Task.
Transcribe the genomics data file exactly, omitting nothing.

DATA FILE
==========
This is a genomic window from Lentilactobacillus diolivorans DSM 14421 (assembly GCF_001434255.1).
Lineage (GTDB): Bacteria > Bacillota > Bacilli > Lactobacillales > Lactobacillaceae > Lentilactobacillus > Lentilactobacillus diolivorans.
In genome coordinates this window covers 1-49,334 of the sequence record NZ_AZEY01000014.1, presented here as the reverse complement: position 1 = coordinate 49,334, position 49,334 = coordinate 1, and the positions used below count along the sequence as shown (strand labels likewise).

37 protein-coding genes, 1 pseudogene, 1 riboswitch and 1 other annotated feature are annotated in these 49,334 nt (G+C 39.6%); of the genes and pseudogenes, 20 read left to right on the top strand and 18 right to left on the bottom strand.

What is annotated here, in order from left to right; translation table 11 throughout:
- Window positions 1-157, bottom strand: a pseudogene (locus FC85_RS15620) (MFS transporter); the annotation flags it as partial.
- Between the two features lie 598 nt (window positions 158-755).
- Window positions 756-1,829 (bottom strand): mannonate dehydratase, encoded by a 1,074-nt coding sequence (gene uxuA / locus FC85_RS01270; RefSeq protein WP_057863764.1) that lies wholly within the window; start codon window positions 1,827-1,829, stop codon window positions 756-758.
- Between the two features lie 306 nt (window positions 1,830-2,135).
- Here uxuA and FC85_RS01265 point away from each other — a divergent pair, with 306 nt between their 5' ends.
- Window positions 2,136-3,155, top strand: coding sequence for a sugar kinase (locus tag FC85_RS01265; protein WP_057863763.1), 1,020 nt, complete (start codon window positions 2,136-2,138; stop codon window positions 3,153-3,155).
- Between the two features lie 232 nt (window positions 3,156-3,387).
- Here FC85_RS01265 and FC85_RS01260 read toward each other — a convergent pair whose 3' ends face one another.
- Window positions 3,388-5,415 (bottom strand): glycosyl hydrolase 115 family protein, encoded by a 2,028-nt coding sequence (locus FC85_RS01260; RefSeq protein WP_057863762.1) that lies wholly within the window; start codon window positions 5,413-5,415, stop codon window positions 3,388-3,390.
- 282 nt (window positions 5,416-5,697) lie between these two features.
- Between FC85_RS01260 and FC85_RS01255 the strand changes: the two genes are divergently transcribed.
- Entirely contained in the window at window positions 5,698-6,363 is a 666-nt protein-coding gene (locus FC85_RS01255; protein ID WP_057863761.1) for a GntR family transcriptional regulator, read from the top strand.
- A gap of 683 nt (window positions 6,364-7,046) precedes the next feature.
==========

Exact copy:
This is a genomic window from Lentilactobacillus diolivorans DSM 14421 (assembly GCF_001434255.1).
Lineage (GTDB): Bacteria > Bacillota > Bacilli > Lactobacillales > Lactobacillaceae > Lentilactobacillus > Lentilactobacillus diolivorans.
In genome coordinates this window covers 1-49,334 of the sequence record NZ_AZEY01000014.1, presented here as the reverse complement: position 1 = coordinate 49,334, position 49,334 = coordinate 1, and the positions used below count along the sequence as shown (strand labels likewise).

37 protein-coding genes, 1 pseudogene, 1 riboswitch and 1 other annotated feature are annotated in these 49,334 nt (G+C 39.6%); of the genes and pseudogenes, 20 read left to right on the top strand and 18 right to left on the bottom strand.

What is annotated here, in order from left to right; translation table 11 throughout:
- Window positions 1-157, bottom strand: a pseudogene (locus FC85_RS15620) (MFS transporter); the annotation flags it as partial.
- Between the two features lie 598 nt (window positions 158-755).
- Window positions 756-1,829 (bottom strand): mannonate dehydratase, encoded by a 1,074-nt coding sequence (gene uxuA / locus FC85_RS01270; RefSeq protein WP_057863764.1) that lies wholly within the window; start codon window positions 1,827-1,829, stop codon window positions 756-758.
- Between the two features lie 306 nt (window positions 1,830-2,135).
- Here uxuA and FC85_RS01265 point away from each other — a divergent pair, with 306 nt between their 5' ends.
- Window positions 2,136-3,155, top strand: coding sequence for a sugar kinase (locus tag FC85_RS01265; protein WP_057863763.1), 1,020 nt, complete (start codon window positions 2,136-2,138; stop codon window positions 3,153-3,155).
- Between the two features lie 232 nt (window positions 3,156-3,387).
- Here FC85_RS01265 and FC85_RS01260 read toward each other — a convergent pair whose 3' ends face one another.
- Window positions 3,388-5,415 (bottom strand): glycosyl hydrolase 115 family protein, encoded by a 2,028-nt coding sequence (locus FC85_RS01260; RefSeq protein WP_057863762.1) that lies wholly within the window; start codon window positions 5,413-5,415, stop codon window positions 3,388-3,390.
- 282 nt (window positions 5,416-5,697) lie between these two features.
- Between FC85_RS01260 and FC85_RS01255 the strand changes: the two genes are divergently transcribed.
- Entirely contained in the window at window positions 5,698-6,363 is a 666-nt protein-coding gene (locus FC85_RS01255; protein ID WP_057863761.1) for a GntR family transcriptional regulator, read from the top strand.
- A gap of 683 nt (window positions 6,364-7,046) precedes the next feature.